Under the contents of the firing chamber was the remains of the glass which had leaked from the tank. It had spread out into a large, flat pool about 1 - 1.5 cm thick. It was easy to remove as a thin layer of ash under it had prevented it from sticking to the floor of the chamber.
The stoke hole was partially fired and the stone floor had cracked.
See this page for photographs of the tank furnace.
The annealing oven did the job of annealing the vessels, but, along with the tank furnace, has been demolished and was replaced in 2006 by a stand-alone structure.
One point to note is that the tank furnace had to run at over 1000°C in order to heat the oven sufficiently, which is the minimum temperature needed to blow this type of glass. So, it would not have needed extra fuel to both blow glass and heat the oven. This means that it is possible to heat an oven this size using only waste heat from a furnace at least as big as the tank furnace.
See this page for photographs of the annealing oven.
We left the tank furnace, annealing oven and some of the broken section exposed to the elements, and monitored them from July to the following April.
Most of the early damage through the summer was caused by rain, coupled with bouts of drying from the wind and sun, particularly on the north-west facing side, which caught the prevailing wind. Clay particles were washed out first, leaving the hay, sand and grit in place, but this was gradually washed down by more rain.
Weeds grew through the summer and autumn, and again in spring, but left a band of bare ground around the furnace where the extreme heat had sterilised the soil. Some plants germinated at the front of the stoke hole, and, in spring, in the pit.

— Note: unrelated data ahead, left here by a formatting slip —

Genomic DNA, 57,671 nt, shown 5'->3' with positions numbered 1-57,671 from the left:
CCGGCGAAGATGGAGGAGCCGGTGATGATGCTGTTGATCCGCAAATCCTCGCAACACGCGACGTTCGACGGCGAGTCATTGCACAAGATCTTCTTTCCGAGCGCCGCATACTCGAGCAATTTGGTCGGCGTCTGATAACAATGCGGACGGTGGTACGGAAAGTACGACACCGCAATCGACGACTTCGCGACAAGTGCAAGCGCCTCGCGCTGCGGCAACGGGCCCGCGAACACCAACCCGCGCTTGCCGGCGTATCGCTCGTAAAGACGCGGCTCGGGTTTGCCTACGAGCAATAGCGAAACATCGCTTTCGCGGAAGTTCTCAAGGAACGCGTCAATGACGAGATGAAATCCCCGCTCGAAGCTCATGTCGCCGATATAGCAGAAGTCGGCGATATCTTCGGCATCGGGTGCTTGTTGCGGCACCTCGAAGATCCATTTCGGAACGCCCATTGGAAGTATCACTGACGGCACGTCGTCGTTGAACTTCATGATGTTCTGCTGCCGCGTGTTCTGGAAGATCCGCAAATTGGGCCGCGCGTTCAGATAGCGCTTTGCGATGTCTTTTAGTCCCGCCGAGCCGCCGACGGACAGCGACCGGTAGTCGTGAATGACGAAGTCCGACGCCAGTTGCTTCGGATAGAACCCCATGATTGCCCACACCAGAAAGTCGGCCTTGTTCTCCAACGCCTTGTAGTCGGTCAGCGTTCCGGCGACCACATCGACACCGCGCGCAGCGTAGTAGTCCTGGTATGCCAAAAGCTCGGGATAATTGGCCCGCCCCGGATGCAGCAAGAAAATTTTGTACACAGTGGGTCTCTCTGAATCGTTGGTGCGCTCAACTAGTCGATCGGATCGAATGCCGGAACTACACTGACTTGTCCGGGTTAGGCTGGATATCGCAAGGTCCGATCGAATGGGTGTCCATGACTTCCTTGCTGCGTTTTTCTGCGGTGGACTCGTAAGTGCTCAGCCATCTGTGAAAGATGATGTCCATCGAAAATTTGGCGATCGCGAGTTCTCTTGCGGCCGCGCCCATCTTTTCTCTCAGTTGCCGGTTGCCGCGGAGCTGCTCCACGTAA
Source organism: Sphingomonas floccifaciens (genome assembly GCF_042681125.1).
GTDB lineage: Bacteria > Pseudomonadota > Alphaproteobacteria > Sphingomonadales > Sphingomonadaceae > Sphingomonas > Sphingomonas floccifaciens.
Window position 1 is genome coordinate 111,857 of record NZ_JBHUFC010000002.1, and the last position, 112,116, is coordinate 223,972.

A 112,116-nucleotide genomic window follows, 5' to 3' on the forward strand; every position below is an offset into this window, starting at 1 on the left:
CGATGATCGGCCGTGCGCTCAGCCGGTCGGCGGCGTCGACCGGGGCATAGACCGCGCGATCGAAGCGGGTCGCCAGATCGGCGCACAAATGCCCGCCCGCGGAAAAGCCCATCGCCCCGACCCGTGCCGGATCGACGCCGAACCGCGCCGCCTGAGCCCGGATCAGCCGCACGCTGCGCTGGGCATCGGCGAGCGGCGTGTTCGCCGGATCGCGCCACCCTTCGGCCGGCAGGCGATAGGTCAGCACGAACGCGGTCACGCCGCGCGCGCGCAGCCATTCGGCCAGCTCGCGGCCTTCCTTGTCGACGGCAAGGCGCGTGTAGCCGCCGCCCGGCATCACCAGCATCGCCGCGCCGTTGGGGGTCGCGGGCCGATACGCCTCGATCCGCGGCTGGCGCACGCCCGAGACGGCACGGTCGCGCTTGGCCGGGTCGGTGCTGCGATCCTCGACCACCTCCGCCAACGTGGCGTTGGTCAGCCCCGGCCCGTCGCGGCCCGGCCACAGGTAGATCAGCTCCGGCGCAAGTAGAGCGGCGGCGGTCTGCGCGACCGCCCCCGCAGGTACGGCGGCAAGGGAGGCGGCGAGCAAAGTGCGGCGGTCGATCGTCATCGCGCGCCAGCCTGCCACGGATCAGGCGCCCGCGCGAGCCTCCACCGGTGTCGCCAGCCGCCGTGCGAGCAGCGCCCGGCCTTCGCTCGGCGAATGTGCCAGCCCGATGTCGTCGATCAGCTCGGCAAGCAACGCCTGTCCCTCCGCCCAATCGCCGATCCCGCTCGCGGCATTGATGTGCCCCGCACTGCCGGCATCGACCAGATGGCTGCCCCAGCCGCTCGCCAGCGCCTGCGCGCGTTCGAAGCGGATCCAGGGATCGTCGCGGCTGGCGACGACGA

The increased rain through autumn and winter accounted for much of the weathering of the unfired surfaces, washing down more clay, followed by hay, sand and grit, which built up in layers at the base of the superstructures. The broken lumps on the ground weathered in the same way; the unfired clay turning to mud in the wet weather.
The freezing temperatures of late winter in the early part of 2006 acted upon the fired parts of the broken lumps on the ground, and the freeze-thaw action split them into small, sharp fragments, but the glazed areas were untouched.
The frost action finally broke the shelf away from the side of the furnace, but none of the inner surfaces of the furnace were affected due to the shelter they had from the standing walls as well as being fired to a high temperature and having a waterproof glaze.
The oven withstood the weathering, although the unfired daub was heavily affected in the same way as that of the furnace. During the winter, even the sheltered side suffered and large cracks were formed by a combination of freeze-thaw and shrinking on drying after rain. These were increased in size by the washing action of the rain.
This led to very large holes appearing in some areas of the oven, where the daub met the tiles of the chamber, and where the oven was joined to the furnace. In these areas, large amounts of material washed down to ground level, where it piled against the sides.
So, unfired daub will wash away first, protecting the fired daub from attack until it is completely removed, allowing winter weather to attack the fired daub, eventually leaving a thin, very well fired layer which is glazed on its inside and more resistant to weathering. The material that is not completely washed away will build up in layers against the outer wall.
Weathering did not continue beyond this point as we demolished these structures in April, 2006! See this page for the 2006 firing.
See this page for photographs of the weathering process.
"If you build it, they will come."